Preschool Programs: Worth It or a Waste of Money and Time?

by NDFAuthors

  • May 23, 2017

It is time for questioning the real effectiveness of preschool programs and the impacts it proposes to have on children’s lives.

The reality we have been living in is that of a highly competitive world: jobs are becoming each time more scarce, and the market is increasingly demanding a more skilled labor force. As a result, preparation since childhood has become more and more usual among parents’ mindset.

As far as this goes, elementary school and beyond are demanding students to be as more skilled than never, what leads to preschool programs being increasingly focused on getting children ready for this stake which has been put upon them, and to kindergartners often foregoing play-time in order to work on reading and writing.

However, it turns out that it is a profoundly complicated question whether pre-K really help kids perform better over their academic careers, and new research is published monthly on the effectiveness of preschool programs and the best curricula for young learners.

What Does the Latest Research Tell?

A research from Vanderbilt University trailed a group of thousands of students who were enrolled in universal preschool programs through third grade, and found out that those who attended the preschool program scored better on tests such as math and literacy, and that they were better prepared for kindergarten and had more positive interactions with their peers compared to those who didn’t attend preschool, as in accordance to what kindergarten teachers reported. These results were also shared by Headstart programs across the country.

An interesting observation to be made, in addition, is that both studies find preschool programs are highly relevant for children who come from low-income conditions or from immigrants families.

What Are the Implications to These Results

On the other hand, as in the first research students were assessed on achievement measures every spring, it was verified that, by the end of kindergarten, those who did not attend preschool caught up to those who did and, as if not enough, by the end of the third grade, children who did not attend preschool were scoring notably higher than those who did. Besides, the same case was observed for social skills: by the end of third grade, students were getting along with each other about the same, regardless of attending pre-K, while those who did attend pre-K had poorer work skills and more negative feelings about school, as reported by teachers.

What Other Studies Suggest

A longitudinal study trailed almost one million children in North Carolina who attended state-funded preschool programs from 1995 to 2010, being through fifth grade when they were initially followed by researchers. It was then found out that students who attended preschool scored better on reading and math tests throughout elementary school.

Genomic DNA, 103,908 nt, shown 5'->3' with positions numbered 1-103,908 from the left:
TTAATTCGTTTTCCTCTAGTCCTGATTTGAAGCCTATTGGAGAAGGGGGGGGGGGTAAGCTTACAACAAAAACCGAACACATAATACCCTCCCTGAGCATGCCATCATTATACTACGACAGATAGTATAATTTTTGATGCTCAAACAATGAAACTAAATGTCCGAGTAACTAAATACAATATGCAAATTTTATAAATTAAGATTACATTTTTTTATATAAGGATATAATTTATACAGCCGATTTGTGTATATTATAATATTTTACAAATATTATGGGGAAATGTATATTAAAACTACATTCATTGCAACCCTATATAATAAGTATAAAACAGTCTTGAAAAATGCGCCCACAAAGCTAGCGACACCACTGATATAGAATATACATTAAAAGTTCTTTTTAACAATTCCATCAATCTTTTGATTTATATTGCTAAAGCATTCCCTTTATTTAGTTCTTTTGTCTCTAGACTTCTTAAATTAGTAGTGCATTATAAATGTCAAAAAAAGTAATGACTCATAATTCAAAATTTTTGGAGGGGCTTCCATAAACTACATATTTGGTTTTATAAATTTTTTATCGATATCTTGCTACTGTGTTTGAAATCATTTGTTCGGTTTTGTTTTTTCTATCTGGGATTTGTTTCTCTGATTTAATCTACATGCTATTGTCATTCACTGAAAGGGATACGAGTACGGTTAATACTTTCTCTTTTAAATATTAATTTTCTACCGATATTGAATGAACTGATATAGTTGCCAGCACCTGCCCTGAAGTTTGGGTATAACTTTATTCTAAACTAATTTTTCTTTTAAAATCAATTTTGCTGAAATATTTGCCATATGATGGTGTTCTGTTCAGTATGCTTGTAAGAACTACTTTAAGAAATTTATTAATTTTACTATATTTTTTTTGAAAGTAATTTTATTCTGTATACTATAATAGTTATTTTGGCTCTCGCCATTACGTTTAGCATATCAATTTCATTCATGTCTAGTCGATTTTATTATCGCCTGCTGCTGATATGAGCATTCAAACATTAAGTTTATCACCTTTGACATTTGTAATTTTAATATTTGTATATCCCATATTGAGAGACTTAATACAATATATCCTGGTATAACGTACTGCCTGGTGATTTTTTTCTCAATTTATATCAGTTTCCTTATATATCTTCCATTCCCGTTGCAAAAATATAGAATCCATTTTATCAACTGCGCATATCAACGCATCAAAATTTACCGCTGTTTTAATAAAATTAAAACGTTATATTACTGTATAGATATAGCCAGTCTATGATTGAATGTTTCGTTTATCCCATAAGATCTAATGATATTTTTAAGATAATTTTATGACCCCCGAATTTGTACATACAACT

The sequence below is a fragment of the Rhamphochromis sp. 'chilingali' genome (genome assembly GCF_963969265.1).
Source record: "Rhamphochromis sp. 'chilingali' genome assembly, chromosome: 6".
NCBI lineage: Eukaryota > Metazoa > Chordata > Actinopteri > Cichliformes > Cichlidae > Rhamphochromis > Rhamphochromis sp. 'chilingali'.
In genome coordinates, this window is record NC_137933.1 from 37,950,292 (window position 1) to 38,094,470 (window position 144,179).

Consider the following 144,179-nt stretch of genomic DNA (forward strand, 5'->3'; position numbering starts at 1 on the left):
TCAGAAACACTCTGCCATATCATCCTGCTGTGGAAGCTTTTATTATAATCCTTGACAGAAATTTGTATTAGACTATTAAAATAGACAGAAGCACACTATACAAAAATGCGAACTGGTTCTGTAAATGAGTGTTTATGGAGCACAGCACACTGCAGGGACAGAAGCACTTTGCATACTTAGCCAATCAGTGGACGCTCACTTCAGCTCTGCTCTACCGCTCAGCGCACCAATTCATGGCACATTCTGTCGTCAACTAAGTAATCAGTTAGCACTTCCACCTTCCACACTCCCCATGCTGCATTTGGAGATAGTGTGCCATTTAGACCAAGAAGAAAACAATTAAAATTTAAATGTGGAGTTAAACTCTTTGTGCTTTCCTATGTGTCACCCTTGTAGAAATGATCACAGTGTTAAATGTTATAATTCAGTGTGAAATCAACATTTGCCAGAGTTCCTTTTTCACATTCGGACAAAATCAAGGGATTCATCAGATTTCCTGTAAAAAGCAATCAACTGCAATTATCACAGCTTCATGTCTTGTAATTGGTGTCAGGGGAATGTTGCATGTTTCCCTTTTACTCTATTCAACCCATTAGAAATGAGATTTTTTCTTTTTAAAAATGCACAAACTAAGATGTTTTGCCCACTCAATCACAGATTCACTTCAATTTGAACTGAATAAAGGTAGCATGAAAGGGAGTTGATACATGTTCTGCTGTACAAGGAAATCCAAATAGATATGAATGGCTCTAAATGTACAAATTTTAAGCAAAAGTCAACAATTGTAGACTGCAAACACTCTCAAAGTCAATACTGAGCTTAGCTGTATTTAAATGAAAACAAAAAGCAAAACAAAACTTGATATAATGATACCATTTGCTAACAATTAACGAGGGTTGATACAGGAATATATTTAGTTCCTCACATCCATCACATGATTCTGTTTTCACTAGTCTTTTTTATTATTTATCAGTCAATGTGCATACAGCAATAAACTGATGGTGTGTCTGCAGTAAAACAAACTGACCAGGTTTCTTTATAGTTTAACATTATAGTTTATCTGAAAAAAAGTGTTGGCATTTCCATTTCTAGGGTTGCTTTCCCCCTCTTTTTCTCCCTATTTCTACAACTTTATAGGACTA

Where Lays the Difference

The key to what differs both researches seems to be on quality. That is, a high-quality curricula in preschool must include student-directed learning, open-ended play, physical activity and personal connections with teachers. Without these attributes, therefore, the positive effects of preschool are likely to fade in later school years.

In other words, in the Tennessee pre-K program, students spent 25 percent of each eight-hour day in transition between activities, with the most common learning activity being whole-group instruction, where one teacher lectured to the entire class, while only an average of 15 minutes per day were spent on the playground or in a gym.

However, students who took part in the North Carolina program experienced something quite different: infant day care with developmentally appropriate care through age 5, meeting the attributes for a high-quality curricula with low class sizes, plenty of time for free play and little whole-group instruction.

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Benefits of a Less-extensive Preschool Program

It is true that the the far-reaching North Carolina program showed great results over students’ lifetimes, but researches also points out that less extensive, high-quality pre-K programs are also able to produce positive outputs. An analysis revealed that preschools which had free play as their focus encourage literacy skills like recognizing letters and numbers, understanding the elements of spoken language, writing skills and remembering lists of sets of objects. Another meta-analysis suggested that children who attended preschool programs with an emphasis on social and emotional development were less likely to engage in antisocial behaviors like breaking the rules, physical aggression, cheating and stealing later in life.

What to Conclude of All This?

Preschools are really able to produce positive impacts on the lives of children all the way to adulthood. Nonetheless, certain details are required for these successful effects to flourish: strong bonds between students and teachers, student-directed learning, free play physical activity. These are the things which really matter.